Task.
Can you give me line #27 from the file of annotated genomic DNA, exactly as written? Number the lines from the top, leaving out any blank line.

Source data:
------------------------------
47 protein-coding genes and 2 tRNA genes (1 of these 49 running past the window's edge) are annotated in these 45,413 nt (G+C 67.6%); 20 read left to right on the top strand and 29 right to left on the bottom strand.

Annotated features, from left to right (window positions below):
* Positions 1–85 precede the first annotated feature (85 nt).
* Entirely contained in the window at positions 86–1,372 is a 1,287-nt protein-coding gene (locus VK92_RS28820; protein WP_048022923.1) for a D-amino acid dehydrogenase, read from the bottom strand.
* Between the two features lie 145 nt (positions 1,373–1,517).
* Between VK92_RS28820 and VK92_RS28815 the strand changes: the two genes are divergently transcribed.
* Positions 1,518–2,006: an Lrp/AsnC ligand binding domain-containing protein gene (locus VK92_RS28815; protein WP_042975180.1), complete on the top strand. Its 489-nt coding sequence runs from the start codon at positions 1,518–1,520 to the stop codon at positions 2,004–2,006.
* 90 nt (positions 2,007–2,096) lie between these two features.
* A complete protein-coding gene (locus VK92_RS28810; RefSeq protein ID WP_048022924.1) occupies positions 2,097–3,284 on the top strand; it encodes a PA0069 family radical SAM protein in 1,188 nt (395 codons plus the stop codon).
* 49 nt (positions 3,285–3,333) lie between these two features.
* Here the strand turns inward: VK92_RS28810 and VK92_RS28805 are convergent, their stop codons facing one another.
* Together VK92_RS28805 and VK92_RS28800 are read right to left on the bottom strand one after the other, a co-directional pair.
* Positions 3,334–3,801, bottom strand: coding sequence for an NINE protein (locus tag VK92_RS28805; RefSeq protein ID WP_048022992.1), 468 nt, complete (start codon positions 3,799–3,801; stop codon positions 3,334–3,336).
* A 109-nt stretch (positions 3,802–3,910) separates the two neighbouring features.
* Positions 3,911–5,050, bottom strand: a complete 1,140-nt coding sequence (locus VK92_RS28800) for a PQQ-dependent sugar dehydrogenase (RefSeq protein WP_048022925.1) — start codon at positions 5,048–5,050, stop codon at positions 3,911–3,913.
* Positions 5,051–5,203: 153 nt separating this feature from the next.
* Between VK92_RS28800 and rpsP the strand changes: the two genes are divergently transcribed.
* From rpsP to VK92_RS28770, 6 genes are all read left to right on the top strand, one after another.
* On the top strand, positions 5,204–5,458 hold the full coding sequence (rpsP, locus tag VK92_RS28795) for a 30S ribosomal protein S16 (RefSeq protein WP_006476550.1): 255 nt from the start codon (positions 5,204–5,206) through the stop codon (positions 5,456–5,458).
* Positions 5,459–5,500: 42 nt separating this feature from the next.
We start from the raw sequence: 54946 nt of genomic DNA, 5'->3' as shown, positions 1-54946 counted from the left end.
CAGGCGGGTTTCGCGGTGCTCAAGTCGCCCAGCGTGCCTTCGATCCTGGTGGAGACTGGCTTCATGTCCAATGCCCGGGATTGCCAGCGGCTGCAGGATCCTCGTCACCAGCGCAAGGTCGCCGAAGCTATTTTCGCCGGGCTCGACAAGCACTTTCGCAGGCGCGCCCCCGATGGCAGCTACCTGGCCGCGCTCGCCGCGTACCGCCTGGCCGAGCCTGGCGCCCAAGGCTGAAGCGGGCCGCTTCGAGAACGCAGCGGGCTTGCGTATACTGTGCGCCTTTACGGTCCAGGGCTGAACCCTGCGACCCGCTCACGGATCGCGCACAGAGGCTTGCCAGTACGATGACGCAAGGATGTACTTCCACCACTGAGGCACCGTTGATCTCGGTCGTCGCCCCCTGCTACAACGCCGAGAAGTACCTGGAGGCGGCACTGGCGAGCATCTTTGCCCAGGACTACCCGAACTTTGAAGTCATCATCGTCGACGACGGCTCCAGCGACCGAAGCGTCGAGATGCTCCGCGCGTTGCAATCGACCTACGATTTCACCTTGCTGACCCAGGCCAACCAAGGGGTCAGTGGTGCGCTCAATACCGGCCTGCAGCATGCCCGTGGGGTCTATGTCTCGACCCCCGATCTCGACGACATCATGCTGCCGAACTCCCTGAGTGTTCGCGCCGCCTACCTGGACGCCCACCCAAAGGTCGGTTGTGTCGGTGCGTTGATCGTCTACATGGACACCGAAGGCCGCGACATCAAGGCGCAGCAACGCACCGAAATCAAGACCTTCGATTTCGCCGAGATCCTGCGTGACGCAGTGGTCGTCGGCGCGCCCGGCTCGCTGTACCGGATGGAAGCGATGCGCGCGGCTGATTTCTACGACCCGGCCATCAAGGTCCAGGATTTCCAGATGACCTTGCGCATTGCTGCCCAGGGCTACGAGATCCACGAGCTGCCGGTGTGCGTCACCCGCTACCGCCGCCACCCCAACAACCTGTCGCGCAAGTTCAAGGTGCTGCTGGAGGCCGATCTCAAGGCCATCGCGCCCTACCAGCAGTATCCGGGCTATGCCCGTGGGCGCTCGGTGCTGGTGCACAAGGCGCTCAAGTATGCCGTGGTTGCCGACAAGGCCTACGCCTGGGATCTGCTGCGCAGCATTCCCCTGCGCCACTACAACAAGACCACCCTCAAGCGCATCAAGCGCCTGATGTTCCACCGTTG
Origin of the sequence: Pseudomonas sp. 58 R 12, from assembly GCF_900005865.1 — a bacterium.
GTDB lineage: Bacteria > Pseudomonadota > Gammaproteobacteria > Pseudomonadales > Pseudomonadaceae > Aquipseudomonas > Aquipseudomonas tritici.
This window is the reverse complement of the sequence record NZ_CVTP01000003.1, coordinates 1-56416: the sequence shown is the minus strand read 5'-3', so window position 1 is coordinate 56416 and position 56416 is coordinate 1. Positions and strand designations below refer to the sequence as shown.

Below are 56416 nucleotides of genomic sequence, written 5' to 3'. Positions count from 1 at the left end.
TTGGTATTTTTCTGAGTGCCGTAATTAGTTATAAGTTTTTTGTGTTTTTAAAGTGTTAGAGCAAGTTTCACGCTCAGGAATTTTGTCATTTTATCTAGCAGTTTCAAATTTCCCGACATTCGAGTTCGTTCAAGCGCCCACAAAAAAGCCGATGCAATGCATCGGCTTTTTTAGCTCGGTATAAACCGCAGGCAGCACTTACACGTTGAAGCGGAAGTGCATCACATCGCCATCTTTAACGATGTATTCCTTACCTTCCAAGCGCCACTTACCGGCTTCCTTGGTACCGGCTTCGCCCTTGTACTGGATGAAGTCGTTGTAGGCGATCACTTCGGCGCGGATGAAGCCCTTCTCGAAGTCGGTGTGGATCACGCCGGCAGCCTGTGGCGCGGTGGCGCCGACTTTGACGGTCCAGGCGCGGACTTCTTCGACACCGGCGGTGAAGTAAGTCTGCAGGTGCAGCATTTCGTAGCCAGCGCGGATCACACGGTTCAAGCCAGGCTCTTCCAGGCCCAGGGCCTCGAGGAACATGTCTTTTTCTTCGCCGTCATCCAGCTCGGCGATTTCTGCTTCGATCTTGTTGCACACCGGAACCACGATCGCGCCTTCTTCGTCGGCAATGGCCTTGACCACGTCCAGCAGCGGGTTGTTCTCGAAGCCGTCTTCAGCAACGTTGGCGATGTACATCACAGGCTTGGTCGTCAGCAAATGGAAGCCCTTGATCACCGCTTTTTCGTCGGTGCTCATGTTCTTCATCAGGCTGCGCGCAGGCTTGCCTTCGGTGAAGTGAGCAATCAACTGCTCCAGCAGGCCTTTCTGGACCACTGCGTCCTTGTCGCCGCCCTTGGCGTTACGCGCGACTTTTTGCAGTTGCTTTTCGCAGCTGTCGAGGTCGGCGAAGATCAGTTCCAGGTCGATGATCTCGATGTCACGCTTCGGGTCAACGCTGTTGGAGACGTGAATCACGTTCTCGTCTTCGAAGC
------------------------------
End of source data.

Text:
TTGGTATTTTTCTGAGTGCCGTAATTAGTTATAAGTTTTTTGTGTTTTTAAAGTGTTAGAGCAAGTTTCACGCTCAGGAATTTTGTCATTTTATCTAGCAGTTTCAAATTTCCCGACATTCGAGTTCGTTCAAGCGCCCACAAAAAAGCCGATGCAATGCATCGGCTTTTTTAGCTCGGTATAAACCGCAGGCAGCACTTACACGTTGAAGCGGAAGTGCATCACATCGCCATCTTTAACGATGTATTCCTTACCTTCCAAGCGCCACTTACCGGCTTCCTTGGTACCGGCTTCGCCCTTGTACTGGATGAAGTCGTTGTAGGCGATCACTTCGGCGCGGATGAAGCCCTTCTCGAAGTCGGTGTGGATCACGCCGGCAGCCTGTGGCGCGGTGGCGCCGACTTTGACGGTCCAGGCGCGGACTTCTTCGACACCGGCGGTGAAGTAAGTCTGCAGGTGCAGCATTTCGTAGCCAGCGCGGATCACACGGTTCAAGCCAGGCTCTTCCAGGCCCAGGGCCTCGAGGAACATGTCTTTTTCTTCGCCGTCATCCAGCTCGGCGATTTCTGCTTCGATCTTGTTGCACACCGGAACCACGATCGCGCCTTCTTCGTCGGCAATGGCCTTGACCACGTCCAGCAGCGGGTTGTTCTCGAAGCCGTCTTCAGCAACGTTGGCGATGTACATCACAGGCTTGGTCGTCAGCAAATGGAAGCCCTTGATCACCGCTTTTTCGTCGGTGCTCATGTTCTTCATCAGGCTGCGCGCAGGCTTGCCTTCGGTGAAGTGAGCAATCAACTGCTCCAGCAGGCCTTTCTGGACCACTGCGTCCTTGTCGCCGCCCTTGGCGTTACGCGCGACTTTTTGCAGTTGCTTTTCGCAGCTGTCGAGGTCGGCGAAGATCAGTTCCAGGTCGATGATCTCGATGTCACGCTTCGGGTCAACGCTGTTGGAGACGTGAATCACGTTCTCGTCTTCGAAGC